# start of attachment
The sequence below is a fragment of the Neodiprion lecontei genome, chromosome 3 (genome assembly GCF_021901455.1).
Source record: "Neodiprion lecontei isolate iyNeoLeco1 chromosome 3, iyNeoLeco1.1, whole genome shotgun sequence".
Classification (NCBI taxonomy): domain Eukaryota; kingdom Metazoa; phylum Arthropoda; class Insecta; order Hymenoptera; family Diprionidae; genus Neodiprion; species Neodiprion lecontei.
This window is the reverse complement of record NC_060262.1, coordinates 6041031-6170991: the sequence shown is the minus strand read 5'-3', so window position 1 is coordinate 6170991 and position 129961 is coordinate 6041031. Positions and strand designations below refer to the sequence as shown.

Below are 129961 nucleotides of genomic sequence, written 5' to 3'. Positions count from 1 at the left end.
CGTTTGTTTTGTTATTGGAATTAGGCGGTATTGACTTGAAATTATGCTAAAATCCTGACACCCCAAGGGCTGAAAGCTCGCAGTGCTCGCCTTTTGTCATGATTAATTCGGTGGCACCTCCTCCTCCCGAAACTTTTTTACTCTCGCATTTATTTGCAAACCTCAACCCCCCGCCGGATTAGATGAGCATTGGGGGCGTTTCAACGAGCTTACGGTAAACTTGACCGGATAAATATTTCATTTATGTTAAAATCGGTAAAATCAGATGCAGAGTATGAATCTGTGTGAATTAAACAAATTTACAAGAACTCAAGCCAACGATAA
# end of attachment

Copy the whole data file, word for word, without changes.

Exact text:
The sequence below is a fragment of the Neodiprion lecontei genome, chromosome 3 (genome assembly GCF_021901455.1).
Source record: "Neodiprion lecontei isolate iyNeoLeco1 chromosome 3, iyNeoLeco1.1, whole genome shotgun sequence".
Classification (NCBI taxonomy): domain Eukaryota; kingdom Metazoa; phylum Arthropoda; class Insecta; order Hymenoptera; family Diprionidae; genus Neodiprion; species Neodiprion lecontei.
This window is the reverse complement of record NC_060262.1, coordinates 6041031-6170991: the sequence shown is the minus strand read 5'-3', so window position 1 is coordinate 6170991 and position 129961 is coordinate 6041031. Positions and strand designations below refer to the sequence as shown.

Below are 129961 nucleotides of genomic sequence, written 5' to 3'. Positions count from 1 at the left end.
CGTTTGTTTTGTTATTGGAATTAGGCGGTATTGACTTGAAATTATGCTAAAATCCTGACACCCCAAGGGCTGAAAGCTCGCAGTGCTCGCCTTTTGTCATGATTAATTCGGTGGCACCTCCTCCTCCCGAAACTTTTTTACTCTCGCATTTATTTGCAAACCTCAACCCCCCGCCGGATTAGATGAGCATTGGGGGCGTTTCAACGAGCTTACGGTAAACTTGACCGGATAAATATTTCATTTATGTTAAAATCGGTAAAATCAGATGCAGAGTATGAATCTGTGTGAATTAAACAAATTTACAAGAACTCAAGCCAACGATAA